Recent cases in which former US President Donald Trump appears to embrace the QAnon conspiracy theory are causing concern among some lawmakers, law enforcement veterans and cult experts.
Trump shared a photo of himself wearing a Q pin, covered with the QAnon phrases “The Storm is Coming” and “WWG1WGA” (an acronym for “Where We Go One, We Go All) to his Truth Social account on September 12.
Trump has amplified at least 50 separate accounts promoting QAnon since joining and actively using his Truth Social online platform, according to Alex Kaplan, senior researcher at Media Matters for America, a media watchdog in left.
“Just in case it’s not quite CLEAR at this point, President Trump himself is making it UNDENIABLE that he is 100% aligned with Operation Q,” said John Sabal, a conference organizer focused on QAnon, on its Telegram channel. Sabal has previously said the US military is obligated to remove President Joe Biden, whom the conspiracy theorist called a “red actor”.
QAnon debuted five years ago on a fringe online platform. Cryptic and false statements were repeatedly posted by an anonymous commenter known as “Q”, who claimed to be a US government insider. Many followers of the movement, based on these posts, came to believe that Trump was engaged in a covert war against “deep state” enemies, including former Democratic Party presidential candidate Hillary Clinton, which Trump defeated in 2016. According to the strange conspiracy, Clinton and other Democrats are part of a cabal of devil worshipers who abduct children to abuse and even eat them.
The former president, while not openly repeating this belief, frequently espouses without credible evidence other related conspiracy theories, including that the 2020 presidential election results were altered to deny him a second term.
“A despicable group of corrupt, power-hungry globalists, socialists and liberal extremists in Washington have waged war on the hardworking people of Ohio,” Trump said at a Sept. 17 rally in Youngstown. “Our greatest threat remains the sick, sinister and evil people of our country.”
A tune played at the Ohio event that was nearly identical to a QAnon anthem titled “Wwg1wga” (an acronym for “where we go one, we all go”). The same song has previously been heard at a Trump rally in neighboring Pennsylvania and in a recent video linked to the former president.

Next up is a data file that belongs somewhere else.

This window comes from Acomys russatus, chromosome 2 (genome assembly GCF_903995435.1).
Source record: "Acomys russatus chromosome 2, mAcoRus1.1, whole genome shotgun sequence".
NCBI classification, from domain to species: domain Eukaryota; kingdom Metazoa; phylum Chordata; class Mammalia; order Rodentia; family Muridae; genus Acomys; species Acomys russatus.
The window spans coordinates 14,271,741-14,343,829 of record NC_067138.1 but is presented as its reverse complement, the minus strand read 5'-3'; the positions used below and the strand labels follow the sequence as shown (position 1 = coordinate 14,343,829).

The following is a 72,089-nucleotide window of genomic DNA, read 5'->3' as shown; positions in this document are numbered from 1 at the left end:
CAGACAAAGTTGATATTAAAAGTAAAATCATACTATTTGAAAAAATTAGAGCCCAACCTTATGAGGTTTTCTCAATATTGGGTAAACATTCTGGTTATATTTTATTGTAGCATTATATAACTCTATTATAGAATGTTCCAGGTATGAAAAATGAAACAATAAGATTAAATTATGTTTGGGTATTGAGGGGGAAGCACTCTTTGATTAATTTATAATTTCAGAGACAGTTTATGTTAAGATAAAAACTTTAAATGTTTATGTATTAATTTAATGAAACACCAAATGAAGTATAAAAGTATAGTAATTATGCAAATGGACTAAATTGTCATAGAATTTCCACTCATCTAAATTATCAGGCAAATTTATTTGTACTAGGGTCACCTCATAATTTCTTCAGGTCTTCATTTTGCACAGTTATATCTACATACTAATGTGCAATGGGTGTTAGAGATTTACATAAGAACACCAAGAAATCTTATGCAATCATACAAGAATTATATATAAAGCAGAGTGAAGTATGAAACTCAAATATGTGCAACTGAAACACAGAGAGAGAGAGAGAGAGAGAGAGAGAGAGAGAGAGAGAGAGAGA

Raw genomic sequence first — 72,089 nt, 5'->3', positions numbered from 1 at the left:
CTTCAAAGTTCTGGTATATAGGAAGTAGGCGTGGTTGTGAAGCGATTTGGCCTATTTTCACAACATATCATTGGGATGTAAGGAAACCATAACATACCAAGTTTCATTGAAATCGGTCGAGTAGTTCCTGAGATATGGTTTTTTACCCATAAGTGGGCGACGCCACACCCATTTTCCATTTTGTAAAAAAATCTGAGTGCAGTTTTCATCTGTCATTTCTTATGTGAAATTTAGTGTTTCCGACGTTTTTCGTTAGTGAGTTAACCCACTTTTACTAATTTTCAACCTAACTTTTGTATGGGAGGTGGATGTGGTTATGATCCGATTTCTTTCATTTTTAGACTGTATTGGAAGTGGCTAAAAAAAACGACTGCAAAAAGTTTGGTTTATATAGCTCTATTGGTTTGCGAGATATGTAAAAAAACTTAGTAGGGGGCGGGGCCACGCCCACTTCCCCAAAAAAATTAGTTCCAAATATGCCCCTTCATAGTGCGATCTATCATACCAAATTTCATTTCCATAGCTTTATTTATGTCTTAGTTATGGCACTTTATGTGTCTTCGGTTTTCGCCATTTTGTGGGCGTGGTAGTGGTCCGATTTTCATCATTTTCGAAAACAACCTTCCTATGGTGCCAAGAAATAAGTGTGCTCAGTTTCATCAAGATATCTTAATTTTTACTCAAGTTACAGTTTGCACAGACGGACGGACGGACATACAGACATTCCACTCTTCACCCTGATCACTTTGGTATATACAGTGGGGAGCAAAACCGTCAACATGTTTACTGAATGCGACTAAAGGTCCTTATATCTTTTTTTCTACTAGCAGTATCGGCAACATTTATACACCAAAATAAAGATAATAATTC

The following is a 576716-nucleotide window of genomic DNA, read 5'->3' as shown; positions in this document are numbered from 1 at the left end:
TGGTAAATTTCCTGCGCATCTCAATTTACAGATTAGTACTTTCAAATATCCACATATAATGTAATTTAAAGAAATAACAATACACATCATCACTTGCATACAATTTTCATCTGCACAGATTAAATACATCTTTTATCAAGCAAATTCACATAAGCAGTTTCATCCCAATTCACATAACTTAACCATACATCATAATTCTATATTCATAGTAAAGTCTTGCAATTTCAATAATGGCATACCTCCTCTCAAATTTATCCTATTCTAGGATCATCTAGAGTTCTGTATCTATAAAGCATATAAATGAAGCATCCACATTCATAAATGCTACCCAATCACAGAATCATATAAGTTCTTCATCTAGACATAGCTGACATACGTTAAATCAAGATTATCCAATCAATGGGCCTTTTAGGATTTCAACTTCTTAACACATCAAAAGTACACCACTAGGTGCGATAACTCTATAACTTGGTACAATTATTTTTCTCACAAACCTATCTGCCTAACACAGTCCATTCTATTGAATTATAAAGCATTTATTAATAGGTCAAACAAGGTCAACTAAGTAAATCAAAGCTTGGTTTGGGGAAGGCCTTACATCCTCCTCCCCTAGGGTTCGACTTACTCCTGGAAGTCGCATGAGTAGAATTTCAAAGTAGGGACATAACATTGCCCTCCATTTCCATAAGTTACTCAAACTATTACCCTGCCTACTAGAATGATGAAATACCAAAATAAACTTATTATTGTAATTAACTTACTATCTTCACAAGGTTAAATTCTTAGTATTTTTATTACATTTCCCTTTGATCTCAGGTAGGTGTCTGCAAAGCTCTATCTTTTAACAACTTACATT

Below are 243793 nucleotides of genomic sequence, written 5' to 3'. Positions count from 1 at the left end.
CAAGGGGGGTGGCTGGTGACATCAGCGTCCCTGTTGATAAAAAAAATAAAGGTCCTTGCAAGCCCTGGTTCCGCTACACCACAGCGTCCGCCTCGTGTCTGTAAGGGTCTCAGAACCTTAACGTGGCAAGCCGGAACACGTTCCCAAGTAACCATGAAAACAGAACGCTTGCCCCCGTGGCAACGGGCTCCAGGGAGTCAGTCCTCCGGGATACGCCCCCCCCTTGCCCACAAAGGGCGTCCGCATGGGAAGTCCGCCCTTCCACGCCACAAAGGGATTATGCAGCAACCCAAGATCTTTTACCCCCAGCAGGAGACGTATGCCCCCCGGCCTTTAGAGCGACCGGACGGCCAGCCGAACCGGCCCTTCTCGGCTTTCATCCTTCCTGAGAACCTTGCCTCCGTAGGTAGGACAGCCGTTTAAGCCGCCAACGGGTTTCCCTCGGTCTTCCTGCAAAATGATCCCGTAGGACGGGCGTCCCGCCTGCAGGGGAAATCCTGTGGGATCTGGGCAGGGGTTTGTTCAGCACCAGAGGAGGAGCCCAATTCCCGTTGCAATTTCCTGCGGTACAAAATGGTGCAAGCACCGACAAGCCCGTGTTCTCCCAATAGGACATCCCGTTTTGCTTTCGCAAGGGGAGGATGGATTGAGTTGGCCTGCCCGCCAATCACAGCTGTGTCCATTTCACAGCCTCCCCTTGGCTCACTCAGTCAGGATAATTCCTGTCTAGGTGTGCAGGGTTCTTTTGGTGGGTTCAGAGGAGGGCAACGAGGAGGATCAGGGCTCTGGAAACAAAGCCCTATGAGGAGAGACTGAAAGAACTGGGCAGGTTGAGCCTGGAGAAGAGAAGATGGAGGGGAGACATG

As the music played at the Youngstown event, many onlookers pointed a forefinger in the air, which some observers believe points to the “one” in QAnon’s tagline. Some online commentators, including Walter Shaub, former director of the US Office of Government Ethics, compared the images to fascist rallies in the 1930s and 1940s.
Others on social media argued that the gesture, which had never been seen before at Trump rallies, was too vague to be definitively linked to the QAnon movement, noting that it could have been a reference to the theme ” America First” that Trump has invoked since running for president. in 2015. Salvation is also identified with the apolitical Salvation Army, a Christian movement founded in the mid-19th century.
“Fake news, in a pathetic attempt to create controversy and divide America, is plotting yet another conspiracy over a royalty-free song from a popular audio library platform,” Taylor Budowich said. spokesperson for Trump’s post-presidential office, to VOA in response to a query attempting to clarify questions about music and the salute at the rally.
“Last Breath of a Dying Sect”
The Ohio event “was a QAnon festival,” according to former Republican congresswoman Barbara Comstock. On CNN, she noted the rally’s “strange QAnon music” and haunting gesture while downplaying Trump’s apparent endorsement of the controversial movement.
Noting that the event was sparsely attended compared to the former president’s previous rallies, Comstock called the gathering “the last gasp of a dying cult.”
Frank Figliuzzi, former deputy director of the Federal Bureau of Investigation, says Trump is embracing the QAnon movement out of desperation, and the former president is aware of how dangerous it is.
“Not only do I think he knows that, but I think that’s what attracts him. It’s like a moth on the flame,” Figliuzzi said on MSNBC.
With Trump facing trouble on multiple legal fronts, his attraction to QAnon can be compared to “the last act of a desperate man,” Figliuzzi added.